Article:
However, it is debatable whether mining companies seeking to self-generate power under Minister Mantashe's proposed Electricity Regulation Act exemption - in order to "help close the energy gap caused by deteriorating Eskom plant performance"- will constitute the large-scale wind and solar photovoltaic (PV) energy developments contemplated in the most recent environmental law revisions.  For example, applications for environmental authorisations for certain large scale wind or solar PV facilities must now follow the basic assessment procedure of the Environmental Impact Assessment Regulations, 2014, and the timeframe for decision-making purposes is a truncated 57 days. This process is, however, only available for projects where the entire proposed facility will be situated in a declared Renewable Energy Development Zone (REDZ), eight of which were gazetted in 2018 and a further three proposed in November 2019. The REDZ were promulgated primarily to aid in future bidding rounds of the Renewable Energy Independent Power Producer Procurement Programme (REIPPPP) and speaks primarily to the areas in which those REIPPPP projects are located.

It seems likely that the typical self-build of a mining company would be considered private power generation and not part of the Renewable Energy Independent Power Producer Programme.  Private power generation will likely consider various technologies, and not all of them would necessarily be renewable or clean.  Renewable energy projects are less likely to require the host of environmental approvals typically required for a power generation facility, however, when coupled with continuous technology requirements, may trigger these.  These projects will therefore continue to bear the existing environmental and atmospheric emission consequences and permitting requirements which are the subject of environmental regulation - with the standard environmental authorisation application process having a lead time of 300 days for generation facilities with an output of greater than 20 MW.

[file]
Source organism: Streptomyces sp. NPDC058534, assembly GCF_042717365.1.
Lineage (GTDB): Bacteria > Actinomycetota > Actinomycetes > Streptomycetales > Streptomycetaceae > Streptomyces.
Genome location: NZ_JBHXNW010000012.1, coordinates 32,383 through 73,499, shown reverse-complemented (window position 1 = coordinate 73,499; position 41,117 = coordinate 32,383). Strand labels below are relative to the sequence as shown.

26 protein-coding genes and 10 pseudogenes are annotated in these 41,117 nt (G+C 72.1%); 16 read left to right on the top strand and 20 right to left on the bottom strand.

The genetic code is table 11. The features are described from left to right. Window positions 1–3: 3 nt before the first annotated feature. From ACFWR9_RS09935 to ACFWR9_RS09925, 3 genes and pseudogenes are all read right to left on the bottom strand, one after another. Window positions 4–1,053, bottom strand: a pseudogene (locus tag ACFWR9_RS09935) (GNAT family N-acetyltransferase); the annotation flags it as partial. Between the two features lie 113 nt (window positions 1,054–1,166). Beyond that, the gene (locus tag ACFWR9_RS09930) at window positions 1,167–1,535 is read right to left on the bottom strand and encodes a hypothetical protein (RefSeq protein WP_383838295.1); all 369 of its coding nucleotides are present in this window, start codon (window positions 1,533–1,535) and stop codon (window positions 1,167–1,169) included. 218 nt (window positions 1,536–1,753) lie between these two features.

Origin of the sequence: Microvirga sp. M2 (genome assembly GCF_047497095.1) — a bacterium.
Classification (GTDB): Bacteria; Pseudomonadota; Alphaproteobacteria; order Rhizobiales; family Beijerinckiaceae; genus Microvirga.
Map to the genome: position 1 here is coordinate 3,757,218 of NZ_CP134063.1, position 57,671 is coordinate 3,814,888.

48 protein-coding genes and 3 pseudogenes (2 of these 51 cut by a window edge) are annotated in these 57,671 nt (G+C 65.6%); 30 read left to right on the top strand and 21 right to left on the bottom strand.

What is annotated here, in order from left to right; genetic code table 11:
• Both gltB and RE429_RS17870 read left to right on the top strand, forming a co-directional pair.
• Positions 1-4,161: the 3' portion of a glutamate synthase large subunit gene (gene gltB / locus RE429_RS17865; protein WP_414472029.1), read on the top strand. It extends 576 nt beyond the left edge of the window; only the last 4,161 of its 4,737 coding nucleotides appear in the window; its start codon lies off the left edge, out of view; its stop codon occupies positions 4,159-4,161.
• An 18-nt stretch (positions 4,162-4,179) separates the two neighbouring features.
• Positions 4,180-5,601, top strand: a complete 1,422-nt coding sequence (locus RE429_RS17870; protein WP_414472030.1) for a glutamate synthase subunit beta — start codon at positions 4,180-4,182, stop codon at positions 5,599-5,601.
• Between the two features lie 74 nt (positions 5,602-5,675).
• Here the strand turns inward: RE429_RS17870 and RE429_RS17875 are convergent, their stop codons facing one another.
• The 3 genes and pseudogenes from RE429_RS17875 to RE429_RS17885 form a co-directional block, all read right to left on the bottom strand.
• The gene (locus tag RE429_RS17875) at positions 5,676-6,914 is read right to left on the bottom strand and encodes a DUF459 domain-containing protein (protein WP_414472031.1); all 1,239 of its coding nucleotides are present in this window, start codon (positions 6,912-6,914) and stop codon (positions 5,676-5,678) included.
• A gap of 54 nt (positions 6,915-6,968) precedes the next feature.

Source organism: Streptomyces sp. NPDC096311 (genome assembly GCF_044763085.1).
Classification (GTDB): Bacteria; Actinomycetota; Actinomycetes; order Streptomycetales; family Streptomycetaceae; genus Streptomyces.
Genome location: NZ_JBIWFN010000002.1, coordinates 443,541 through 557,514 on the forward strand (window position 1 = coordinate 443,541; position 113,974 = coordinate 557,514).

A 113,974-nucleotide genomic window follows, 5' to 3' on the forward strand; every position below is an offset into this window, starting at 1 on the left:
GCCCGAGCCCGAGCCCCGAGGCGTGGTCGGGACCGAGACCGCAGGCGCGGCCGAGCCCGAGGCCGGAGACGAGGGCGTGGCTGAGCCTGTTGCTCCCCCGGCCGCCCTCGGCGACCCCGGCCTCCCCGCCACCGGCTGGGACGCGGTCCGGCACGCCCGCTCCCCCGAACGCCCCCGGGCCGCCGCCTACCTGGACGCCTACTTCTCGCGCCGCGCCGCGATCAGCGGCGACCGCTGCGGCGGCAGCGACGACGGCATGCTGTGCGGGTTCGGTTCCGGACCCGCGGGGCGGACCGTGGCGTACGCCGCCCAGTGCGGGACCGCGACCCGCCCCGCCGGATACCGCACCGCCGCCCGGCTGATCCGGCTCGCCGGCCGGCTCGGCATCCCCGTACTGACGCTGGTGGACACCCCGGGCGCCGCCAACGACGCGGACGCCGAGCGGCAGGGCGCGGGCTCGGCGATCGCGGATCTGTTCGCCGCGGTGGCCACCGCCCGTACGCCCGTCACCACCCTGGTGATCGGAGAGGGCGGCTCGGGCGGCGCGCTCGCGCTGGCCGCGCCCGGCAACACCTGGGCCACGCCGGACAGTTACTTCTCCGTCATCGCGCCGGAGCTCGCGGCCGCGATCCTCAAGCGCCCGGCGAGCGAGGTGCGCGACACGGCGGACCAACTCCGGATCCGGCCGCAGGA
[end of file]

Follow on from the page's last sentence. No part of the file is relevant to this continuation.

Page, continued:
The piecemeal fashion in which overarching policy determinations relating to the urgent deployment of energy and energy solutions in South Africa are being translated into law is problematic, posing significant challenges to industry, increasing the risk of misalignment between the different instruments, and fostering a continuation of legal uncertainty.  It is unclear, in this case, whether the Department of Environment, Forestry and Fisheries or the Department of Human Settlements, Water and Sanitation have been consulted on Minister Mantashe's proposal and whether regulations will be published to apply a truncated environmental licensing process to self-generation projects, as one would hope to see.

Published in Energy and Environment

Opinion by Gary Jack, Country President of Chubb Insurance South Africa. 

Businesses are facing a number of major challenges as we start 2020: Global growth is slowing, Middle East tensions are rising and concerns about trade remain.

Closer to home, the economic outlook for South Africa is also troubling.

The World Bank recently cut growth expectations for 2020 to 0.9% citing policy uncertainty, fiscal pressures, business confidence and the electricity supply as key concerns.  In a recent Reuters poll of economists, South African growth forecasts were reduced, suggesting the poll’s median 40%1 chance that the country will sink into a recession may be too low. The country also continues to face high levels of household debt and credit extension defaults², and the highest unemployment rates since 2008³ at 29.1%, which is especially severe among young people at 58.2%. The country can also expect lower government spending in a bid to control the spiralling budget deficit⁴. 

2020 is likely to see a repeat of some of the key insurance market challenges of 2019 and the economic pressures seem unlikely to abate any time soon, making it more challenging for businesses to manage their inherent risks. From an insurance and risk management perspective, business leaders and risk managers will need to find new ways of dealing with the complexities of South Africa’s rapidly evolving socio-economic environment.  However, we should not be lulled into believing that these challenges are only localised, nor that they are insurmountable: there are still real opportunities for companies which anticipate these hurdles and build resilience to overcome them.